No. Wait until your nitrites are at 0. Your cycle is not completed. It's almost done but not completed. Like @vetteguy53081 said, any nitrite levels above 0 are bad and almost as toxic as ammonia. These nitrite levels are normal during the cycle, but nitrites should never be above 0 after the cycle unless there's a problem. These nitrites will lower in time. Just wait until it gets to 0 and nitrates start to rise before you do a water change. Patience is key.
 

brandon429

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you paid extra for bottle bac that has you ready. the charts above are for unassisted timelines, your cycle is done/evident the healthy/feeding fish (that is, until crypto/brook/uro)

it would be different if you didn't pay and install speed cycling bacteria concentrate.

you are past your cycle, reef as you will. no degree of water changes strips back out your bacteria, they're locked in place until things are dried out.

your focus needs to be disease prevention in fish, and then tank uglies prevention vs the common plan: implement no fish disease plan, and allow all uglies taking 8 months to enjoy the reef. be ready to work hard the first two years-price of a dry rock start.

cycling was the easy part.
 
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mdb_talon

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No. Wait until your nitrites are at 0. Your cycle is not completed. It's almost done but not completed. Like @vetteguy53081 said, any nitrite levels above 0 are bad and almost as toxic as ammonia. These nitrite levels are normal during the cycle, but nitrites should never be above 0 after the cycle unless there's a problem. These nitrites will lower in time. Just wait until it gets to 0 and nitrates start to rise before you do a water change. Patience is key.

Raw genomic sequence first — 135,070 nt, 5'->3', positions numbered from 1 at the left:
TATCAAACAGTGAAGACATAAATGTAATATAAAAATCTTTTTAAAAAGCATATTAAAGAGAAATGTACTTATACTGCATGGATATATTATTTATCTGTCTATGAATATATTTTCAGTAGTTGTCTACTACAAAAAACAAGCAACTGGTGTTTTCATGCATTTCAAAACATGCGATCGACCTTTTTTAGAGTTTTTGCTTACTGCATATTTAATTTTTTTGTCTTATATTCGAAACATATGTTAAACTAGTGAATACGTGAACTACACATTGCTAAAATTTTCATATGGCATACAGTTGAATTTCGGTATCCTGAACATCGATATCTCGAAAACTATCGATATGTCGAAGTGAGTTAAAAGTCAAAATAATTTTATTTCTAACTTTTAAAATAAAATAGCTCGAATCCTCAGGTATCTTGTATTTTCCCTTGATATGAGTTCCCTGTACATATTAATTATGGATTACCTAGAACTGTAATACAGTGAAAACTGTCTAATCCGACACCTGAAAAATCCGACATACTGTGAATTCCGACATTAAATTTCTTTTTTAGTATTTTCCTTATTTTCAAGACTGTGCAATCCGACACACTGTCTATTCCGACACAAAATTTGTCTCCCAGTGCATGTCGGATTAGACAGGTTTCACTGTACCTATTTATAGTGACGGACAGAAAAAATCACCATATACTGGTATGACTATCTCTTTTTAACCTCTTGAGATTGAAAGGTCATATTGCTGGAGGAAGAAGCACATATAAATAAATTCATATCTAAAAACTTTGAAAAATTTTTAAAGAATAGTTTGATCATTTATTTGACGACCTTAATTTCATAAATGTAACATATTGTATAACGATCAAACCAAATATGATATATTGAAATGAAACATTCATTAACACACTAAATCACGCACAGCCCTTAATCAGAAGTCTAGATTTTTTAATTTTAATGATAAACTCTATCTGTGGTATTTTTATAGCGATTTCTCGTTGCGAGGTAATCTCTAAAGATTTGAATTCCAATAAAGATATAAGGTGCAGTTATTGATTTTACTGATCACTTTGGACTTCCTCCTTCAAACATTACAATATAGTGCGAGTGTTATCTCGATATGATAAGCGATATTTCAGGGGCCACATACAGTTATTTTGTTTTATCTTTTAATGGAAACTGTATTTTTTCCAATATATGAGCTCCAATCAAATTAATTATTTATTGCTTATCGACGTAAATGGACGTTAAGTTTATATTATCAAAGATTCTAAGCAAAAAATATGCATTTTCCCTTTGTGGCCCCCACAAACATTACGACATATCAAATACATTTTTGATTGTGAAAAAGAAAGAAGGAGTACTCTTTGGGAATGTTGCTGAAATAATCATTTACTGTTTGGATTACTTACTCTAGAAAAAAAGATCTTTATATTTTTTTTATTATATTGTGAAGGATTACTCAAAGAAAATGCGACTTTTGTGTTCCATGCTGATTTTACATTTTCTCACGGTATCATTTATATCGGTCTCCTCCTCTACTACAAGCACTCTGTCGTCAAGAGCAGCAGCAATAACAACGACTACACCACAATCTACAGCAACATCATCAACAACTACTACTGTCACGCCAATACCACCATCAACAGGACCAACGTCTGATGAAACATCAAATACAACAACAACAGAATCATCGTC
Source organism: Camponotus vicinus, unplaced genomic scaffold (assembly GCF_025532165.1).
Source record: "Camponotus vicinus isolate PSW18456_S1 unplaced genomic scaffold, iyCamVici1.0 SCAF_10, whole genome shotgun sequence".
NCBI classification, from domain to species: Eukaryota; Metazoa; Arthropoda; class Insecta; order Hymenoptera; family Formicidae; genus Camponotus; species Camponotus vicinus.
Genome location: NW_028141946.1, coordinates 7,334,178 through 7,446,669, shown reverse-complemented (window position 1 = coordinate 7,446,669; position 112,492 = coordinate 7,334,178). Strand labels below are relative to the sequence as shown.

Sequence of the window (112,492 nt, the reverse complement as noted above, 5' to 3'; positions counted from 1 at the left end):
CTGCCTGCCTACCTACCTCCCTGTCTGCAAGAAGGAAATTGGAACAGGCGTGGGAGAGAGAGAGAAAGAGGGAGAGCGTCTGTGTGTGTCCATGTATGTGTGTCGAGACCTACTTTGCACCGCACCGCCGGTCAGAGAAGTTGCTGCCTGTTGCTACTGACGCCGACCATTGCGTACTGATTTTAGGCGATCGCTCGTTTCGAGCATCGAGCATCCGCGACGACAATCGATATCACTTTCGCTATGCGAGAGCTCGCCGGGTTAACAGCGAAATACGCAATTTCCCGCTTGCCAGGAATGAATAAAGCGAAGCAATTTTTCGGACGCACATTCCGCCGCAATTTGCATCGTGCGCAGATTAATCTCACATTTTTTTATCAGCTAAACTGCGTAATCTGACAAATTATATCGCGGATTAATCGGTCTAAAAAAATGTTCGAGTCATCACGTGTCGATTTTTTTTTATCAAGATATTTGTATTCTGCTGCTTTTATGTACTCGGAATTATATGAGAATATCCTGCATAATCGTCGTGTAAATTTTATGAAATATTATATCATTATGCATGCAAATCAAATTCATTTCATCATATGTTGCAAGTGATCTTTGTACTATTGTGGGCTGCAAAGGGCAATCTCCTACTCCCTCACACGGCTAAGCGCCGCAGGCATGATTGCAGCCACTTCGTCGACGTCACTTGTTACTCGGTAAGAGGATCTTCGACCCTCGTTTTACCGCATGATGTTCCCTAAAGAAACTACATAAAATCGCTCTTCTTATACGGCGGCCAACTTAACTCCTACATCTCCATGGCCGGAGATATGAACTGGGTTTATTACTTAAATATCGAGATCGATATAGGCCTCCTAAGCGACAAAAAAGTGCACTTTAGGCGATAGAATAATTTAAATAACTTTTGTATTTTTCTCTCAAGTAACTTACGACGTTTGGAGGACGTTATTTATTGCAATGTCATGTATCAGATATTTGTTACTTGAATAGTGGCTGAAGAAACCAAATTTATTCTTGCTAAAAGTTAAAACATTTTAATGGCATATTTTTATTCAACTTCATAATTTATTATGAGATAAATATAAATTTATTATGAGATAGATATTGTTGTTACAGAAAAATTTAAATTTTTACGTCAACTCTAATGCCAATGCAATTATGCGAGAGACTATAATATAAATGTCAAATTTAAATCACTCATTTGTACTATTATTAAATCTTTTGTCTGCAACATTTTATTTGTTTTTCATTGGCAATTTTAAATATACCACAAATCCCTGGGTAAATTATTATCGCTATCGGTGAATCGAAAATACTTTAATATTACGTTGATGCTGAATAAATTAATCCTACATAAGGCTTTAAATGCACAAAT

Nitrite is nowhere near as toxic as ammonia in a saltwater tank. Would need many times more than .5 to cause serious issues. Its a parameter people hype up i think because of its toxicity in FW, but not at all the same in SW.
 

brandon429

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This post shows by Jon how fast bottle bac actually work. Dr. Tim's is a fair representative among brands/speeds of activation.

this gives us a crucial window into fish-in cycling. its not harming fish, they have their waste filtered as soon as the bac is added to the water there is not a five or twenty day emergence time. its quick/same day.

disease within 8 mos certain is what harms the fish, not the initial cycle.
 

MiniReefInABox

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Nitrite is nowhere near as toxic as ammonia in a saltwater tank. Would need many times more than .5 to cause serious issues. Its a parameter people hype up i think because of its toxicity in FW, but not at all the same in SW.